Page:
Sep 29, 2021

Predicting the end of humanity with maths: The Science of ‘Foundation’

Posted by in categories: futurism, science

Isaac Asimov won the Hugo award for Best All-Time Series for his Foundation books, which follow a future human civilization through an apparently inevitable upheaval. The story begins amid a vast galactic empire in decline. Hari Seldon, a mathematician, develops the practice of psychohistory, a method of predicting future events using statistics.

Seldon predicts the fall of the galactic empire lasting 300,000 years. By his calculations, there’s no preventing the oncoming storm, but they can shift its trajectory. With a few small changes, humanity can reduce the period of recovery to just 1,000 years. Seldon is confident enough in his predictions that he convinces the authorities to let him create two gatherings of minds. Collections of scientists who will preserve humanity’s collected knowledge and lift future generations out of the looming dark age, known as the Foundations.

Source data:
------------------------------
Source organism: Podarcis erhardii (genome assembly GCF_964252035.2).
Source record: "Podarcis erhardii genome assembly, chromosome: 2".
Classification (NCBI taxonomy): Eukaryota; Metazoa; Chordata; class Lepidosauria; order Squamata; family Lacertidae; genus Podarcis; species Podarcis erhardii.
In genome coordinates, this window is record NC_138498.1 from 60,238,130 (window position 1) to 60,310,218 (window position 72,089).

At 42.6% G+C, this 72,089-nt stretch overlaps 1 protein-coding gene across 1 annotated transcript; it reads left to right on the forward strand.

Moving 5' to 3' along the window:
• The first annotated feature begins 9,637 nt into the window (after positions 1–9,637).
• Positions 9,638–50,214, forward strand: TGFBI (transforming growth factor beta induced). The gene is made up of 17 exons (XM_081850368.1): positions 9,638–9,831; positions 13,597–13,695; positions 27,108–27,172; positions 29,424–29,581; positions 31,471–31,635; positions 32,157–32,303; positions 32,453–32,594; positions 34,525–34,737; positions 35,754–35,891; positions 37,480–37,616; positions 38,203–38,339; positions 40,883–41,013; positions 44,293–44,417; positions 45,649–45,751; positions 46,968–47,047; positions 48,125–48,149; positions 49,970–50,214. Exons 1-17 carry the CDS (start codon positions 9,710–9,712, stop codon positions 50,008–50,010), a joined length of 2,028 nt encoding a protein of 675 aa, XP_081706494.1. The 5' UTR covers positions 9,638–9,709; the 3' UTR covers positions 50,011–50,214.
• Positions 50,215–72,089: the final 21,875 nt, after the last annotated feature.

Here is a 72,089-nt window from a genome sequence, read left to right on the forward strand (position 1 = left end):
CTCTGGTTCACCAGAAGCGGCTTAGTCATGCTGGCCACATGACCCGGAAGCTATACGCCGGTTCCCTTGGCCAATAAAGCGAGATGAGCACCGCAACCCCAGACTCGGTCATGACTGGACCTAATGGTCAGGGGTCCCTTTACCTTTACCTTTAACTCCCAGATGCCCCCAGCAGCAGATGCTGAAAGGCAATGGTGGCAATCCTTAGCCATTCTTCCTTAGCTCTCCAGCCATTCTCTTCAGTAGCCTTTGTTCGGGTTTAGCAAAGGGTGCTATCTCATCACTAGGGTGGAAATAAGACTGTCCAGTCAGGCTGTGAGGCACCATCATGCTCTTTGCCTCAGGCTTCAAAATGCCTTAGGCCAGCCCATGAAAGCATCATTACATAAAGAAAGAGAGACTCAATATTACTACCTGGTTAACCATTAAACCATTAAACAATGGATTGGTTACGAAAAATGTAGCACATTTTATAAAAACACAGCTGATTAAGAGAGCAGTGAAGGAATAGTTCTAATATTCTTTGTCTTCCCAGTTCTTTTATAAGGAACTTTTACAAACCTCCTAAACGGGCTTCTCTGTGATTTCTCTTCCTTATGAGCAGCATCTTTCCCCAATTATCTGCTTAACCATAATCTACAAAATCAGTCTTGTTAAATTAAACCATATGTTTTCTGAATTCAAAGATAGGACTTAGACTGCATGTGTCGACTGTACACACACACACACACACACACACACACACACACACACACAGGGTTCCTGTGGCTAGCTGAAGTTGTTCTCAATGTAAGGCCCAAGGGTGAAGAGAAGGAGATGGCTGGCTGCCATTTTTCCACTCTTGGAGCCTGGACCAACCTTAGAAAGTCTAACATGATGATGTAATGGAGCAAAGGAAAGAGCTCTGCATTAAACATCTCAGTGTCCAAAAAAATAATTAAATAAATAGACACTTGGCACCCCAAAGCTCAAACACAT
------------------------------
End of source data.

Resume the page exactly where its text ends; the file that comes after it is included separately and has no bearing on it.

These stories have enjoyed enduring popularity among sci-fi readers, enough that they were recently adapted for television by Apple TV+, but the question remains: Can statistics really predict future events?

Comments are closed.